Birth center could face axe

Plans for a new birthing center at the county hospital — originally conceived as a revenue source — could be scuttled due to reductions in Medi-Cal reimbursements, leaving hundreds of expectant mothers to continue delivering their babies at surrounding hospitals.

The $9.8 million renovation to an unused wing of the San Mateo Medical Center, which was put out to bid in December, has been shelved until the county hospital board reviews the latest cost estimates, according to Board of Supervisors President Jerry Hill.

“I don’t see the birthing center penciling out [fiscally] in the future,” Hill said.

Originally expected to make money, the birthing center could now cost the medical center around $14 million a year due to possible cuts in Medi-Cal reimbursement for new health services, according to a county report. An alternate, and more difficult to realize, scenario that would require the county to negotiate a cost-sharing agreement with the state would mean essentially breaking even, according to the report.

The likely demise of the birthing center is an example of the chaos in the health care industry today, where a curveball by the state or federal governments on reimbursement rates can have wide-ranging impacts at the county level, Hill said. “It doesn’t look like it’s something we should take a chance on,” he said.

The medical center, which provides prenatal care for as many as 1,000 of the county’s 2,300 Medi-Cal births a year, has no obstetrics center. That forces expectant mothers to deliver their newborns at surrounding hospitals, often among doctors they don’t know, officials said. One of the goals of the renovation is to give women one continuous stream of care from before birth until after birth, a service for which a demand has been demonstrated, medical center spokesman Dave Hook said.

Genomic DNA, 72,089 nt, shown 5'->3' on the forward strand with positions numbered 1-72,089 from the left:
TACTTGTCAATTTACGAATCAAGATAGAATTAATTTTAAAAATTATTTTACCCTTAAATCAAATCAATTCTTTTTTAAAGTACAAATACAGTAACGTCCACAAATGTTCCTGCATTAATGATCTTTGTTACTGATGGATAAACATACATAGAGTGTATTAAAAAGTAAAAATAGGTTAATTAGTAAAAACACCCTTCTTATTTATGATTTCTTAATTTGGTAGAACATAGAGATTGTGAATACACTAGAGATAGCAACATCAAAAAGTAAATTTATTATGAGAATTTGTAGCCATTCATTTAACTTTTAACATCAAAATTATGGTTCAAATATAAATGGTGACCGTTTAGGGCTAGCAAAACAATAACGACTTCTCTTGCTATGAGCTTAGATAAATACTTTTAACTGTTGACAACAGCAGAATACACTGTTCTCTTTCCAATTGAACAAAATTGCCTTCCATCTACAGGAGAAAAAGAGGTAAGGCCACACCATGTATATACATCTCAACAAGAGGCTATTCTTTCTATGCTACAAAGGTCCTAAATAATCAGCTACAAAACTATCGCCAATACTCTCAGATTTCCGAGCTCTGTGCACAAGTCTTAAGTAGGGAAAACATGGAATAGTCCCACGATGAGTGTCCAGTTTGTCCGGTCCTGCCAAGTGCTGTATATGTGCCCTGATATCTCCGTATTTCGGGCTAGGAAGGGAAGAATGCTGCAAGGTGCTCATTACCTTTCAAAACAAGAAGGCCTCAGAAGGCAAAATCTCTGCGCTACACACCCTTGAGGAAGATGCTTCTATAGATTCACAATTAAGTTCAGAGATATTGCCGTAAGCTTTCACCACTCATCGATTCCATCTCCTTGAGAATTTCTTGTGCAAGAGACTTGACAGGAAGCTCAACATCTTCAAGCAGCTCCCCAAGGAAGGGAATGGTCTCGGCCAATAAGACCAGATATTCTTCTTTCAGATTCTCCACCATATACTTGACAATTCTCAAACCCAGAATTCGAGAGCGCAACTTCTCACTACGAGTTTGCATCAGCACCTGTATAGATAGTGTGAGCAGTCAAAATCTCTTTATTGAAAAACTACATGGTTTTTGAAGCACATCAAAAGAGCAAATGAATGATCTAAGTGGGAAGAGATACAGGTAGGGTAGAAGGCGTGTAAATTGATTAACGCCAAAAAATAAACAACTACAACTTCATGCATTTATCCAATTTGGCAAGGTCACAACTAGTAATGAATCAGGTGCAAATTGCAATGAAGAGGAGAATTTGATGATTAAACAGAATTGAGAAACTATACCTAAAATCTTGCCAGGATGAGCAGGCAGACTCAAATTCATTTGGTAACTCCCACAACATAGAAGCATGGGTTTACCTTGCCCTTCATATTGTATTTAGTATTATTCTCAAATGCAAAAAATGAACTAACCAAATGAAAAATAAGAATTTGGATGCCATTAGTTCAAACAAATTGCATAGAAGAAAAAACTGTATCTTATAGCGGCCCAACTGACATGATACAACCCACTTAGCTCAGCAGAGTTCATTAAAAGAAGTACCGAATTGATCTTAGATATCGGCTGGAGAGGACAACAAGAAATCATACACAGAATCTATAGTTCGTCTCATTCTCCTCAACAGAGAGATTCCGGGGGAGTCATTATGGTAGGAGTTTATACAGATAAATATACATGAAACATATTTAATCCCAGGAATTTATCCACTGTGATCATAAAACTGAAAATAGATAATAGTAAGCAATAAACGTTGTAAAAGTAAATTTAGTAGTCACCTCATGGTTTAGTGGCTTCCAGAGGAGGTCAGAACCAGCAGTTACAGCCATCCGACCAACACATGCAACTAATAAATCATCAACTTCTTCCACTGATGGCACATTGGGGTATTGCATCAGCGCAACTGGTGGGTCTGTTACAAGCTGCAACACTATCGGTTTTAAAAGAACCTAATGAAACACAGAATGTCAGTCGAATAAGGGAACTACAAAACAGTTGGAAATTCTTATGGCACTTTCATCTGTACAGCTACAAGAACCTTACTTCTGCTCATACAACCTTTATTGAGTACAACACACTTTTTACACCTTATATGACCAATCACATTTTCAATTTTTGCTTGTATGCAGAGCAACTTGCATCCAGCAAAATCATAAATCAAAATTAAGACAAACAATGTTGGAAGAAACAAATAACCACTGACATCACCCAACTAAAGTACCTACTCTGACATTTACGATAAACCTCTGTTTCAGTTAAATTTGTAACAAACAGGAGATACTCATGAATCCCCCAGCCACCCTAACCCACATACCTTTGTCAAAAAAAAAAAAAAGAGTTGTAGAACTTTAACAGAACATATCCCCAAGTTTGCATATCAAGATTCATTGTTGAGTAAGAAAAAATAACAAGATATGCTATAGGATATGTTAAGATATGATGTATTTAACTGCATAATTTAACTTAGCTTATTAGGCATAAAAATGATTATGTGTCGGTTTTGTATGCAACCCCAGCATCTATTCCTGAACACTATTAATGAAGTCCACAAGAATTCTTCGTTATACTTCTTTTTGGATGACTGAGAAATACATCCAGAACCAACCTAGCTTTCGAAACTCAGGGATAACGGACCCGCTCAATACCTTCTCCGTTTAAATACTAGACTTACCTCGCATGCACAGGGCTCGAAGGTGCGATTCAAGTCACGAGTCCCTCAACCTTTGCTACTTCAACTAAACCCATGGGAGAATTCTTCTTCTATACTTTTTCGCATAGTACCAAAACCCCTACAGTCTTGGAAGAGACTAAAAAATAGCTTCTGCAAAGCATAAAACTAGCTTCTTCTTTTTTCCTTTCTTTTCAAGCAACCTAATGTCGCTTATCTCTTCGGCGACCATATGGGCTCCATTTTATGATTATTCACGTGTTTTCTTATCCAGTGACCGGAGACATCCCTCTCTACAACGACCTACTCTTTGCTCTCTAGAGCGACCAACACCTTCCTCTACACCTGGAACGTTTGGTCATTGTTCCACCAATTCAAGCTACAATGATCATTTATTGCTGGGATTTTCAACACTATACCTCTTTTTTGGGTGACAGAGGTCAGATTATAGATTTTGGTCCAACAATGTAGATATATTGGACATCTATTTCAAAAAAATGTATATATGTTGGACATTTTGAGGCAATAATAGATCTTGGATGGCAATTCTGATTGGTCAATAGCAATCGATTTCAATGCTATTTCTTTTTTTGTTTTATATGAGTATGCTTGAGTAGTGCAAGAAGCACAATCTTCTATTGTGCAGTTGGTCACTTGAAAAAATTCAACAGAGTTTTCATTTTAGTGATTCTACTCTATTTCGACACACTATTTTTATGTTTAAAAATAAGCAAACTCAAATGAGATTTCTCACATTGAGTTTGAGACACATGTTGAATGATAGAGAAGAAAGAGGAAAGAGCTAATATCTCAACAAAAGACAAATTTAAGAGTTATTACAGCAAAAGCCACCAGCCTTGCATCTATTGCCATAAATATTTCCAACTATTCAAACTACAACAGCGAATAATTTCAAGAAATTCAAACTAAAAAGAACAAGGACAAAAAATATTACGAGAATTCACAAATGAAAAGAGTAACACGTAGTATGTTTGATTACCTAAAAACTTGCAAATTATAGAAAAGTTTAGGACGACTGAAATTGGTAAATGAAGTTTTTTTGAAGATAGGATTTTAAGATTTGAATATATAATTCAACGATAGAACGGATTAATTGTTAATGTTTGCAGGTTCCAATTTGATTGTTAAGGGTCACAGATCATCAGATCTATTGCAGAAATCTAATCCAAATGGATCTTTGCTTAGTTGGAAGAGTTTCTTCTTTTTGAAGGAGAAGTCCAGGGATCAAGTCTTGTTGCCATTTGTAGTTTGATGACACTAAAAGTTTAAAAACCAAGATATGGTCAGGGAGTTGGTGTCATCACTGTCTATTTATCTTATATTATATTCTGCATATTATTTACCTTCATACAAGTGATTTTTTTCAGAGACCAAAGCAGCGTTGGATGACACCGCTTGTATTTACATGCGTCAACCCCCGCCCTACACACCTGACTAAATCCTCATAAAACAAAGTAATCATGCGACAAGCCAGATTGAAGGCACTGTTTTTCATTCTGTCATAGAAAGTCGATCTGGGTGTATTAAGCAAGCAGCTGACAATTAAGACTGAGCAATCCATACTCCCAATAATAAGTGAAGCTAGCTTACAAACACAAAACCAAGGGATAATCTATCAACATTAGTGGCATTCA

Prior to the reductions in Medi-Cal reimbursements — which took effect for the first time this year — medical center officials estimated that a birthing center would bring in hundreds of thousands a year, helping to somewhat offset more than $55 million in county subsidies for the public hospital each year, Hook said.

Finding new revenue sources as well as pressuring area nonprofit hospitals to increase their charity care giving has been a major focus for Hill, who sits on the county hospital board. The county estimates subsidies to the medical center will cost as much as $65 million in fiscal 2006-07.

The obstetrics renovation plan includes eight private postpartum rooms, an operating room for emergency C-sections and a level-2 intermediate care unit for babies, according to Hook.

ecarpenter@examiner.com</p>Bay Area NewsLocal

If you find our journalism valuable and relevant, please consider joining our Examiner membership program.
Find out more at www.sfexaminer.com/join/

Just Posted

Those who stick around San Francisco on long holiday weekends can enjoy a slower pace, uncrowded streets and beloved institutions like cable cars. <ins>(Kevin Hume/S.F. Examiner)</ins>
These empty San Francisco streets: A holiday dream

We’re here because we can be, and because we have nowhere else to be

It’s disheartening to see that Bill Graham Civic’s marquee isn’t announcing upcoming concerts. (Screenshot/Bill Graham Civic Twitter)
A cruise through The City with the ghosts of rides past

I take my time and don’t even mind the occasional traffic jams

A ban on smoking or vaping in multi-unit buildings has drawn opposition from cannabis advocates, who say it would leave users with no legal place to consume a legal substance. (Shutterstock)
Cannabis group slams Yee’s proposed apartment smoking ban as ‘classist’

Legislation would impose fines of $1,000 a day on repeat violators

The most dangerous behaviors by drivers include failing to yield right-of-way at crosswalks, unsafe speeding and failing to stop at red lights or stop signs. <ins>(Ekevara Kitpowsong/Special to S.F. Examiner)</ins>
Hetch Hetchy in Yosemite, which supplies water to San Francisco, is among the concerns of the San Francisco Public Utilities Commission, which is undergoing a change of leadership. <ins>(Courtesy SFPUC)</ins>
Changes in leadership at SFPUC spark concern, hope for future water policy

Will agency’s new commissioner continue to support Big Ag?

Most Read